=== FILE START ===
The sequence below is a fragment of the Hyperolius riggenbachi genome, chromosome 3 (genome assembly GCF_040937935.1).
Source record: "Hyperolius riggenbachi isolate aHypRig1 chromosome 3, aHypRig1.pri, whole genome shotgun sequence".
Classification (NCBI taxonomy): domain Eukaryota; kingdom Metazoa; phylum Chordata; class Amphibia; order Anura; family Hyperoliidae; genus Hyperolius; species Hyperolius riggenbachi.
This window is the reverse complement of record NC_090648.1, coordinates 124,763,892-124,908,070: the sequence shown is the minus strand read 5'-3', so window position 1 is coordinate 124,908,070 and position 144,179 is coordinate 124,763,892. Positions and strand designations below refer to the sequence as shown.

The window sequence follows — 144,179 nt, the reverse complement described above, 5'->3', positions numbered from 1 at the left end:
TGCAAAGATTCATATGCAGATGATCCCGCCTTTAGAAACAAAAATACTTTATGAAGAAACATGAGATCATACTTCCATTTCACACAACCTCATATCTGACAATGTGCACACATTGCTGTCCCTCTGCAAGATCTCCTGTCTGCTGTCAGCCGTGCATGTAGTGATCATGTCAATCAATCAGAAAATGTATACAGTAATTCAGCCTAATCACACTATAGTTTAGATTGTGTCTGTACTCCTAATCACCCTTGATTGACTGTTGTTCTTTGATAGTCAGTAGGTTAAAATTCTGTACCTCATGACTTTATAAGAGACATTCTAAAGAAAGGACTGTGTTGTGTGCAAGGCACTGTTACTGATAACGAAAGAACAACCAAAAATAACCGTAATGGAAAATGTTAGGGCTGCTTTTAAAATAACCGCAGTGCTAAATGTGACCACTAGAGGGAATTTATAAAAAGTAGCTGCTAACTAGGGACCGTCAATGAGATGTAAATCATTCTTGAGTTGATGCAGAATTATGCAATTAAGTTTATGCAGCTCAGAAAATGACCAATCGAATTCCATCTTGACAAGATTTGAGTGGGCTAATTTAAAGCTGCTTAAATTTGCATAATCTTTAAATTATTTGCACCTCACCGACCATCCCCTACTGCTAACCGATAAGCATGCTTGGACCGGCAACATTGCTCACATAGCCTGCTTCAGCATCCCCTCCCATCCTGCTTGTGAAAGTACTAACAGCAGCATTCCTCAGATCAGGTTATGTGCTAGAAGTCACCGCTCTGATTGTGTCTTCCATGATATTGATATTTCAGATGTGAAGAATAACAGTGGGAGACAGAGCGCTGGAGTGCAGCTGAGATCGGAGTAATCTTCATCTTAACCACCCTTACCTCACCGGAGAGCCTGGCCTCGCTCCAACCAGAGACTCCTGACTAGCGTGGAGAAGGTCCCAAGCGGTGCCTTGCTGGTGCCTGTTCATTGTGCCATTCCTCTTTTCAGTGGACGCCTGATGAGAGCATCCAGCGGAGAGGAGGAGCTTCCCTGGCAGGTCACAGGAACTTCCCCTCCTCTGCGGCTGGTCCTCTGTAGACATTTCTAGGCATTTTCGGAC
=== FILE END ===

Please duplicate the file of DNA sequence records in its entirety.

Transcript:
The sequence below is a fragment of the Hyperolius riggenbachi genome, chromosome 3 (genome assembly GCF_040937935.1).
Source record: "Hyperolius riggenbachi isolate aHypRig1 chromosome 3, aHypRig1.pri, whole genome shotgun sequence".
Classification (NCBI taxonomy): domain Eukaryota; kingdom Metazoa; phylum Chordata; class Amphibia; order Anura; family Hyperoliidae; genus Hyperolius; species Hyperolius riggenbachi.
This window is the reverse complement of record NC_090648.1, coordinates 124,763,892-124,908,070: the sequence shown is the minus strand read 5'-3', so window position 1 is coordinate 124,908,070 and position 144,179 is coordinate 124,763,892. Positions and strand designations below refer to the sequence as shown.

The window sequence follows — 144,179 nt, the reverse complement described above, 5'->3', positions numbered from 1 at the left end:
TGCAAAGATTCATATGCAGATGATCCCGCCTTTAGAAACAAAAATACTTTATGAAGAAACATGAGATCATACTTCCATTTCACACAACCTCATATCTGACAATGTGCACACATTGCTGTCCCTCTGCAAGATCTCCTGTCTGCTGTCAGCCGTGCATGTAGTGATCATGTCAATCAATCAGAAAATGTATACAGTAATTCAGCCTAATCACACTATAGTTTAGATTGTGTCTGTACTCCTAATCACCCTTGATTGACTGTTGTTCTTTGATAGTCAGTAGGTTAAAATTCTGTACCTCATGACTTTATAAGAGACATTCTAAAGAAAGGACTGTGTTGTGTGCAAGGCACTGTTACTGATAACGAAAGAACAACCAAAAATAACCGTAATGGAAAATGTTAGGGCTGCTTTTAAAATAACCGCAGTGCTAAATGTGACCACTAGAGGGAATTTATAAAAAGTAGCTGCTAACTAGGGACCGTCAATGAGATGTAAATCATTCTTGAGTTGATGCAGAATTATGCAATTAAGTTTATGCAGCTCAGAAAATGACCAATCGAATTCCATCTTGACAAGATTTGAGTGGGCTAATTTAAAGCTGCTTAAATTTGCATAATCTTTAAATTATTTGCACCTCACCGACCATCCCCTACTGCTAACCGATAAGCATGCTTGGACCGGCAACATTGCTCACATAGCCTGCTTCAGCATCCCCTCCCATCCTGCTTGTGAAAGTACTAACAGCAGCATTCCTCAGATCAGGTTATGTGCTAGAAGTCACCGCTCTGATTGTGTCTTCCATGATATTGATATTTCAGATGTGAAGAATAACAGTGGGAGACAGAGCGCTGGAGTGCAGCTGAGATCGGAGTAATCTTCATCTTAACCACCCTTACCTCACCGGAGAGCCTGGCCTCGCTCCAACCAGAGACTCCTGACTAGCGTGGAGAAGGTCCCAAGCGGTGCCTTGCTGGTGCCTGTTCATTGTGCCATTCCTCTTTTCAGTGGACGCCTGATGAGAGCATCCAGCGGAGAGGAGGAGCTTCCCTGGCAGGTCACAGGAACTTCCCCTCCTCTGCGGCTGGTCCTCTGTAGACATTTCTAGGCATTTTCGGAC